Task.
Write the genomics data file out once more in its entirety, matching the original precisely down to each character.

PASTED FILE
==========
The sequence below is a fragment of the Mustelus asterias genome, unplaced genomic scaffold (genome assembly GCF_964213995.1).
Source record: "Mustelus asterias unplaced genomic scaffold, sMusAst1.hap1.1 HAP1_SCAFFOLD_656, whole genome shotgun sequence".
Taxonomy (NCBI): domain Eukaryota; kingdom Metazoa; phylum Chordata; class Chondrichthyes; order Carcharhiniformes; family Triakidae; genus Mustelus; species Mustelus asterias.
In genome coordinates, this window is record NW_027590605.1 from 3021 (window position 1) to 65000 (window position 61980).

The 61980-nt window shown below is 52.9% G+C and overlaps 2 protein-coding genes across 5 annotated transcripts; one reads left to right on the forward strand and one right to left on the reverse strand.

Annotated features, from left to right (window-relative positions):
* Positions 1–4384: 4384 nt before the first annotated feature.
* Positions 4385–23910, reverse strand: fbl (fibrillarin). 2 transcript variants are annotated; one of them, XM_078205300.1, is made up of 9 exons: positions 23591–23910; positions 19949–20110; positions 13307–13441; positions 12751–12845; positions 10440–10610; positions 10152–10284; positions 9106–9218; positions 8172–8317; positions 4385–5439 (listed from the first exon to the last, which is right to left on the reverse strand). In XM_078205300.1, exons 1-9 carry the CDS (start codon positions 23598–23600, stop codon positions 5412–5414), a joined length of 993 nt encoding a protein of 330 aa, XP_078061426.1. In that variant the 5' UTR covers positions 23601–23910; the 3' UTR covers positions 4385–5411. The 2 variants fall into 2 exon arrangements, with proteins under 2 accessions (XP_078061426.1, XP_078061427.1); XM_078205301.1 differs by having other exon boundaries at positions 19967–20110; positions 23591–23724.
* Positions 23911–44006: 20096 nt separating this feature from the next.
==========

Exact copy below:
The sequence below is a fragment of the Mustelus asterias genome, unplaced genomic scaffold (genome assembly GCF_964213995.1).
Source record: "Mustelus asterias unplaced genomic scaffold, sMusAst1.hap1.1 HAP1_SCAFFOLD_656, whole genome shotgun sequence".
Taxonomy (NCBI): domain Eukaryota; kingdom Metazoa; phylum Chordata; class Chondrichthyes; order Carcharhiniformes; family Triakidae; genus Mustelus; species Mustelus asterias.
In genome coordinates, this window is record NW_027590605.1 from 3021 (window position 1) to 65000 (window position 61980).

The 61980-nt window shown below is 52.9% G+C and overlaps 2 protein-coding genes across 5 annotated transcripts; one reads left to right on the forward strand and one right to left on the reverse strand.

Annotated features, from left to right (window-relative positions):
* Positions 1–4384: 4384 nt before the first annotated feature.
* Positions 4385–23910, reverse strand: fbl (fibrillarin). 2 transcript variants are annotated; one of them, XM_078205300.1, is made up of 9 exons: positions 23591–23910; positions 19949–20110; positions 13307–13441; positions 12751–12845; positions 10440–10610; positions 10152–10284; positions 9106–9218; positions 8172–8317; positions 4385–5439 (listed from the first exon to the last, which is right to left on the reverse strand). In XM_078205300.1, exons 1-9 carry the CDS (start codon positions 23598–23600, stop codon positions 5412–5414), a joined length of 993 nt encoding a protein of 330 aa, XP_078061426.1. In that variant the 5' UTR covers positions 23601–23910; the 3' UTR covers positions 4385–5411. The 2 variants fall into 2 exon arrangements, with proteins under 2 accessions (XP_078061426.1, XP_078061427.1); XM_078205301.1 differs by having other exon boundaries at positions 19967–20110; positions 23591–23724.
* Positions 23911–44006: 20096 nt separating this feature from the next.